As a communicant member of the Lutheran Church-Missouri Synod, I can honestly say that the historic man Martin Luther is seldom quoted. On the other hand, the same verses rediscovered in the 16th century by the Augustinian monk Martin Luther are quoted frequently: Ephesisn 2:8-9, Romans 1:17, and Romans 5:8 - among others. The legacy of Martin Luther that survives to this day is Sola Scriptura - Holy Scripture is the norm and basis for all Christian beliefs - not any historic personage. Roman Catholics, and others, are confused over this basic issue because of their unquestioning allegiance to another man - the pope. Consequently, RCs simply transfer their own thought processes to any Protestant by attacking the historic man Martin Luther. This is an error in their logic. Although I believe that Luther was used by God as an instrument, I also realize that he was a sinner like all men, in need of the Savior. What RCs consistently fail at is recognizing that their church body stands accused of many heresies by the Word of God, not Martin Luther who was merely God's voicepiece. This is the truth: all men and material things fade away but the Word of the Lord endures forever. As a Lutheran I believe we are still in the Reformation. The exact same fallacies and heresies confronted by Luther in the medieval church are alive and well in American Evangelicalism and elsewhere. Mankind can simply not believe the truth of God as spoken in His Word - primarily because of a confusion between Law and Gospel. All religions of the world are works righteousness oriented and have similarities. Only orthodox Christianity is the opposite of commonsense, maintaining that salvation is totally dependent upon the Grace of God from start to finish. This is so difficult for fallen man to comprehend, since even the spiritual discernment of this truth requires the Holy Spirit's enlightenment(1Cor 2:14).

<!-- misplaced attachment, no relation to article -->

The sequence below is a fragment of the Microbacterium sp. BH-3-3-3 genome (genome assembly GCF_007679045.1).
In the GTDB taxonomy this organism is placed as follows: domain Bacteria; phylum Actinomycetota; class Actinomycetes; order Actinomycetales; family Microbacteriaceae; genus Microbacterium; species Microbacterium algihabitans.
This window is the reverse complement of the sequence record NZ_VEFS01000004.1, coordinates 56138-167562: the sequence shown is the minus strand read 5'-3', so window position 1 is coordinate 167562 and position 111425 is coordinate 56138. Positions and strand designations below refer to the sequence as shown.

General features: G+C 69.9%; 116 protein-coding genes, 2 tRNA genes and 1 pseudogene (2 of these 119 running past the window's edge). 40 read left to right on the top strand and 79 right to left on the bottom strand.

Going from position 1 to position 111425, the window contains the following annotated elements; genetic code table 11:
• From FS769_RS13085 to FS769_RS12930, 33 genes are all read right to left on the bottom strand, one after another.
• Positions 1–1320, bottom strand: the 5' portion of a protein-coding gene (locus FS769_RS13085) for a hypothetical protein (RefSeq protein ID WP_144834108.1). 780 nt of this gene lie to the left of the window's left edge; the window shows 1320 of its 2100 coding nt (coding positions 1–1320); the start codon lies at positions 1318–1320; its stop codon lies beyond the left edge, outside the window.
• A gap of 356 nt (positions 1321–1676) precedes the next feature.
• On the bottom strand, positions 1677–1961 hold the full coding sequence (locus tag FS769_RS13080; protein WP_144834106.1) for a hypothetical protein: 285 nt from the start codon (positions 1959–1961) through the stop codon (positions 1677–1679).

Frank Marron

Peter said...

I see that Art Sippo has replied to James over at Planet Envoy.

Peter

Anonymous said...